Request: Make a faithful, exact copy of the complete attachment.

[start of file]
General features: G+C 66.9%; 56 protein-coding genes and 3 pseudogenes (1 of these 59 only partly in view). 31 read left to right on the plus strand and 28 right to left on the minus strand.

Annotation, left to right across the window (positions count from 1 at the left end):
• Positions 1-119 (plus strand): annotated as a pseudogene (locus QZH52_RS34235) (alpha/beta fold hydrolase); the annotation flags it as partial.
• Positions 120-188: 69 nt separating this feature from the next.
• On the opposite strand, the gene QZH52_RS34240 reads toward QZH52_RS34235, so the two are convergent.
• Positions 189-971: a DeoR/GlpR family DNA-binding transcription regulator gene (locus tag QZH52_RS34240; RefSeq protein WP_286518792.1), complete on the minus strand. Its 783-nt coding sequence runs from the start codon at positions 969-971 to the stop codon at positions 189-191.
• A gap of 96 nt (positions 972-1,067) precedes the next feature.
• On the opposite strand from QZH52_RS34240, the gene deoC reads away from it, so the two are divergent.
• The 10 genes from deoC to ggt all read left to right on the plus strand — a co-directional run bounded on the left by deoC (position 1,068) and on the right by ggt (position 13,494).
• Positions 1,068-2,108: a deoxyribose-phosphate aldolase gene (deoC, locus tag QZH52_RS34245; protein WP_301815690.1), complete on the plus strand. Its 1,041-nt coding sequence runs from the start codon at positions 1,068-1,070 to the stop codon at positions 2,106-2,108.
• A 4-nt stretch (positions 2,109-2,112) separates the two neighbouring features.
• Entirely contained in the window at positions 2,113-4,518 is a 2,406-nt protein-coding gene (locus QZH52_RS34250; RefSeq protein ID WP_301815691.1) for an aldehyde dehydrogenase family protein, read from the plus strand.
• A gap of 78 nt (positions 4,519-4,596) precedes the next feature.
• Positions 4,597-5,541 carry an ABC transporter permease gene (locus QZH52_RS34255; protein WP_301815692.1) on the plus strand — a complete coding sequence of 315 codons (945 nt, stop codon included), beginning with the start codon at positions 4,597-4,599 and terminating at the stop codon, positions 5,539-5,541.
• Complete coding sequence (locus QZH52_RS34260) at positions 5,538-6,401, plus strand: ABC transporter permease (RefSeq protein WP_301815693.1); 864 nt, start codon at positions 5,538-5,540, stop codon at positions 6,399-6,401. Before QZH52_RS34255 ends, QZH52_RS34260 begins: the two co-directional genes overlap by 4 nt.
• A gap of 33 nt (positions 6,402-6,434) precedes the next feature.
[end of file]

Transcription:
General features: G+C 66.9%; 56 protein-coding genes and 3 pseudogenes (1 of these 59 only partly in view). 31 read left to right on the plus strand and 28 right to left on the minus strand.

Annotation, left to right across the window (positions count from 1 at the left end):
• Positions 1-119 (plus strand): annotated as a pseudogene (locus QZH52_RS34235) (alpha/beta fold hydrolase); the annotation flags it as partial.
• Positions 120-188: 69 nt separating this feature from the next.
• On the opposite strand, the gene QZH52_RS34240 reads toward QZH52_RS34235, so the two are convergent.
• Positions 189-971: a DeoR/GlpR family DNA-binding transcription regulator gene (locus tag QZH52_RS34240; RefSeq protein WP_286518792.1), complete on the minus strand. Its 783-nt coding sequence runs from the start codon at positions 969-971 to the stop codon at positions 189-191.
• A gap of 96 nt (positions 972-1,067) precedes the next feature.
• On the opposite strand from QZH52_RS34240, the gene deoC reads away from it, so the two are divergent.
• The 10 genes from deoC to ggt all read left to right on the plus strand — a co-directional run bounded on the left by deoC (position 1,068) and on the right by ggt (position 13,494).
• Positions 1,068-2,108: a deoxyribose-phosphate aldolase gene (deoC, locus tag QZH52_RS34245; protein WP_301815690.1), complete on the plus strand. Its 1,041-nt coding sequence runs from the start codon at positions 1,068-1,070 to the stop codon at positions 2,106-2,108.
• A 4-nt stretch (positions 2,109-2,112) separates the two neighbouring features.
• Entirely contained in the window at positions 2,113-4,518 is a 2,406-nt protein-coding gene (locus QZH52_RS34250; RefSeq protein ID WP_301815691.1) for an aldehyde dehydrogenase family protein, read from the plus strand.
• A gap of 78 nt (positions 4,519-4,596) precedes the next feature.
• Positions 4,597-5,541 carry an ABC transporter permease gene (locus QZH52_RS34255; protein WP_301815692.1) on the plus strand — a complete coding sequence of 315 codons (945 nt, stop codon included), beginning with the start codon at positions 4,597-4,599 and terminating at the stop codon, positions 5,539-5,541.
• Complete coding sequence (locus QZH52_RS34260) at positions 5,538-6,401, plus strand: ABC transporter permease (RefSeq protein WP_301815693.1); 864 nt, start codon at positions 5,538-5,540, stop codon at positions 6,399-6,401. Before QZH52_RS34255 ends, QZH52_RS34260 begins: the two co-directional genes overlap by 4 nt.
• A gap of 33 nt (positions 6,402-6,434) precedes the next feature.